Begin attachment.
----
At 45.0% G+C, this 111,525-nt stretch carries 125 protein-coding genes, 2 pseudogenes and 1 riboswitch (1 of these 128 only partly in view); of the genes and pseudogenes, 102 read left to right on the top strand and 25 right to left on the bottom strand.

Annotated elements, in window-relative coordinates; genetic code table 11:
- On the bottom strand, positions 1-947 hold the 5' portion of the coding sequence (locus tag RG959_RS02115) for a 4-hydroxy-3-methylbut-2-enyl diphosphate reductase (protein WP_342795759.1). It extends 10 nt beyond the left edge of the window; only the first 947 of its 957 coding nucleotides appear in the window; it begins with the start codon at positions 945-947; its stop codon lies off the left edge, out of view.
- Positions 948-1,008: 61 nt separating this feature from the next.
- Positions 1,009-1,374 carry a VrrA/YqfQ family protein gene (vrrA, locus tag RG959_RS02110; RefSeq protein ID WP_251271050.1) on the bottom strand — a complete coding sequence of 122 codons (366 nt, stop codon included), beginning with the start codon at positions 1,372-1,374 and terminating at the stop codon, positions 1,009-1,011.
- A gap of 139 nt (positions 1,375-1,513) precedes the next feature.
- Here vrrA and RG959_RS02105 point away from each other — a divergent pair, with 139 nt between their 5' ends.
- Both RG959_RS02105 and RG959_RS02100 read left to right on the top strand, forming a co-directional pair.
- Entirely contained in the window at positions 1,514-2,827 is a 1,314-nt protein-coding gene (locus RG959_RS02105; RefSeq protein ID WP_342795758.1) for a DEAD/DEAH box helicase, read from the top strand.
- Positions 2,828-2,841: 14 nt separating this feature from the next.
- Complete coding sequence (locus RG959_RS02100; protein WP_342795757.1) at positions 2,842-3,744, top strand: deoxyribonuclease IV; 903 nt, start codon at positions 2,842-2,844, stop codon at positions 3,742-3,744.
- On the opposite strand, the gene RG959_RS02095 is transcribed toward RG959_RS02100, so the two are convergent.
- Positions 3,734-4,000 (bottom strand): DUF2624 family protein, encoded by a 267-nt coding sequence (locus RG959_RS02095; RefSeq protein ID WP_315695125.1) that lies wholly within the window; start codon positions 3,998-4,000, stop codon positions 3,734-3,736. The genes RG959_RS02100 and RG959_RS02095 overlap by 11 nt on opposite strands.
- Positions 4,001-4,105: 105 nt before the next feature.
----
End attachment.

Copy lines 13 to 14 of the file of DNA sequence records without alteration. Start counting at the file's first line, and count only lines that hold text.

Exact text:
- Positions 3,734-4,000 (bottom strand): DUF2624 family protein, encoded by a 267-nt coding sequence (locus RG959_RS02095; RefSeq protein ID WP_315695125.1) that lies wholly within the window; start codon positions 3,998-4,000, stop codon positions 3,734-3,736. The genes RG959_RS02100 and RG959_RS02095 overlap by 11 nt on opposite strands.
- Positions 4,001-4,105: 105 nt before the next feature.